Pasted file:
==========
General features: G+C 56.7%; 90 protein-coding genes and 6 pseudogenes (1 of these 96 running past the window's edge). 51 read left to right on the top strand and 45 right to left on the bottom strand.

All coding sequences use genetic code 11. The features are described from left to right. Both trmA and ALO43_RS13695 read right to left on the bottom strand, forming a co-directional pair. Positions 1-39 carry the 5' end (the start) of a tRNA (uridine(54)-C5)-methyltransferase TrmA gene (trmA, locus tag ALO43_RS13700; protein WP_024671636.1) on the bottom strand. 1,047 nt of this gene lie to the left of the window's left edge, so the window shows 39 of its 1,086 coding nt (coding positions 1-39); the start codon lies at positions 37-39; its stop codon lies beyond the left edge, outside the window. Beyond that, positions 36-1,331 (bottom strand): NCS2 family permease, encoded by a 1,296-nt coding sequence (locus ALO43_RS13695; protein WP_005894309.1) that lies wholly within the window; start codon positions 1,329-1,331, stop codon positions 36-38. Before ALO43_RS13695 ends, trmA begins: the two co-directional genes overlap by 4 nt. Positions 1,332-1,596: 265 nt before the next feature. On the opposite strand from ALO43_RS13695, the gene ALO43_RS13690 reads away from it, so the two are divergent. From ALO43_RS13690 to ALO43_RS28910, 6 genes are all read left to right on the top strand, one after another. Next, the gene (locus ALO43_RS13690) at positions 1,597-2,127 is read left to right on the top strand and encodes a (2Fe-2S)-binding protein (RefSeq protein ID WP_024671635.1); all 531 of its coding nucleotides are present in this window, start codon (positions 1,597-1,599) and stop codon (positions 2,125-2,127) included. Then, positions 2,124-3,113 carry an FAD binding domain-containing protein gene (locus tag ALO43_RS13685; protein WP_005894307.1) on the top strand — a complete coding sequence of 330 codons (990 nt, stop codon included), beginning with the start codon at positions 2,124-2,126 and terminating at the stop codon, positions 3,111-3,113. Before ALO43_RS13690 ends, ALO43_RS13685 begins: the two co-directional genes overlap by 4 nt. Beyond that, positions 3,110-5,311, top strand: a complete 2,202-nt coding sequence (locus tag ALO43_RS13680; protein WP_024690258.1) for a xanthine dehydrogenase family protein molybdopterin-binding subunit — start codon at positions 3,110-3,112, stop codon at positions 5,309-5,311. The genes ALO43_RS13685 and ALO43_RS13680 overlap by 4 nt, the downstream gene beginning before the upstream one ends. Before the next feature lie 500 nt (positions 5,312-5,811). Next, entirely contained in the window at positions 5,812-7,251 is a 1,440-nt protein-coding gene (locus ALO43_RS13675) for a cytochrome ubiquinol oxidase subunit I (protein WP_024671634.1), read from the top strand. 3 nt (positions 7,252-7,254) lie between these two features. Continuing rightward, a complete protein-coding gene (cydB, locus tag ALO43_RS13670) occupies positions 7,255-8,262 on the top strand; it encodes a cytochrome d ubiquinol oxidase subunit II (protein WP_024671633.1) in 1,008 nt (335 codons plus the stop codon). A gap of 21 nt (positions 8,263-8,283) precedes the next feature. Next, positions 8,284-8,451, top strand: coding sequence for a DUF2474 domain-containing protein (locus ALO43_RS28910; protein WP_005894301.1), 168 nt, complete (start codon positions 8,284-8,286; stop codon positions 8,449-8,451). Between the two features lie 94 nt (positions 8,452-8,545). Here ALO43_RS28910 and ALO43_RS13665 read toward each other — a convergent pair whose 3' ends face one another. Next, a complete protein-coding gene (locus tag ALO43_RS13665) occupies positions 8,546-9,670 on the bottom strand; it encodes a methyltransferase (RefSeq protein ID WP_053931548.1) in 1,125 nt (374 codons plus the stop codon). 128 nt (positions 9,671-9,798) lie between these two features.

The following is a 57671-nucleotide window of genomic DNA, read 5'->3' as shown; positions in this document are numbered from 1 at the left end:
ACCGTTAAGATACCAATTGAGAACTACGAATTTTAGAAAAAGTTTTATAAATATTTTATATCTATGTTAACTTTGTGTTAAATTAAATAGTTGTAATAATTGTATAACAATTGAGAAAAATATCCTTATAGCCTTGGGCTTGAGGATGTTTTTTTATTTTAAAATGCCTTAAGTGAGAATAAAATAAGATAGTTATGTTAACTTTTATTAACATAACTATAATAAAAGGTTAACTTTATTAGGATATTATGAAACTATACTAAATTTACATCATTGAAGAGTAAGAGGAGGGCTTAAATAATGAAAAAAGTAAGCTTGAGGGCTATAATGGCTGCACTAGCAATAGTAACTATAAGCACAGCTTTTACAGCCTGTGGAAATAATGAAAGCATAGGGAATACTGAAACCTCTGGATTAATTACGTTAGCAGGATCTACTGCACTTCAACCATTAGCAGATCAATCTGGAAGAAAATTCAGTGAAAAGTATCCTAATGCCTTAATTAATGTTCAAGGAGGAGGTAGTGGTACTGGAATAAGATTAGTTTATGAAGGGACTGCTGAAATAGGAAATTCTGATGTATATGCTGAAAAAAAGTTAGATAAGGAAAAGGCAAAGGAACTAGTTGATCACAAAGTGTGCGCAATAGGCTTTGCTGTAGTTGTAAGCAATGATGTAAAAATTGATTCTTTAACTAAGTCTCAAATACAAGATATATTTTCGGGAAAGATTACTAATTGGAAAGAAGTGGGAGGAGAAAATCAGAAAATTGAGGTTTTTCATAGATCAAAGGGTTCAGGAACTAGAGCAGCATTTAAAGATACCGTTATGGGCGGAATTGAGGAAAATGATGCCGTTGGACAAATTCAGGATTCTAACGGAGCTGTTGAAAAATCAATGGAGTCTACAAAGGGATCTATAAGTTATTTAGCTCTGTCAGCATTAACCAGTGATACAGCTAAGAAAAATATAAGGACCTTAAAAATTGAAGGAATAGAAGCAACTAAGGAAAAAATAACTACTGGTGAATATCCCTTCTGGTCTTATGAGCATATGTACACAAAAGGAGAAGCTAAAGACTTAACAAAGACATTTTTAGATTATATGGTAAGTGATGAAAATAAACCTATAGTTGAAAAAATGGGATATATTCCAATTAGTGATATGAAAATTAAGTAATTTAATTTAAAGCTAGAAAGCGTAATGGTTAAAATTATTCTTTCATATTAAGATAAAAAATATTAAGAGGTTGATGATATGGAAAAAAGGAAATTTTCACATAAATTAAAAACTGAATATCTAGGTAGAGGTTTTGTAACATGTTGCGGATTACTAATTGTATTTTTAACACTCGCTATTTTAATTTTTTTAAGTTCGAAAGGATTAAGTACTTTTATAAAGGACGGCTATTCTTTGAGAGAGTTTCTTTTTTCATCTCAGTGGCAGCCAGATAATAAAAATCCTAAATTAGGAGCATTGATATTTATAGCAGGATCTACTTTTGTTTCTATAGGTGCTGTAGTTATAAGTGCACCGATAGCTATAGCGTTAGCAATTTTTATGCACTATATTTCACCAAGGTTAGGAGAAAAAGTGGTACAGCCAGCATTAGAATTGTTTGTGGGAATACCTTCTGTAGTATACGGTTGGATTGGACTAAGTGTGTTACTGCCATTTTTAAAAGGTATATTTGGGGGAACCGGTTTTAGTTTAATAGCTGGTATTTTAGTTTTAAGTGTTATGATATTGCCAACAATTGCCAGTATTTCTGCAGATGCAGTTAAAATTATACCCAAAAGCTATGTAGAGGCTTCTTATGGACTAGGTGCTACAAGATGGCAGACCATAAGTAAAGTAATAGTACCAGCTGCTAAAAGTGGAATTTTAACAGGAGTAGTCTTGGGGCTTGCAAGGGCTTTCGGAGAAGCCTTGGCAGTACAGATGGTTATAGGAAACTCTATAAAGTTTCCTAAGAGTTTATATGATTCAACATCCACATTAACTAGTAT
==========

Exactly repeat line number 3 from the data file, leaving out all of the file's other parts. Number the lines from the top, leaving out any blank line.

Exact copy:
The following is a 57671-nucleotide window of genomic DNA, read 5'->3' as shown; positions in this document are numbered from 1 at the left end: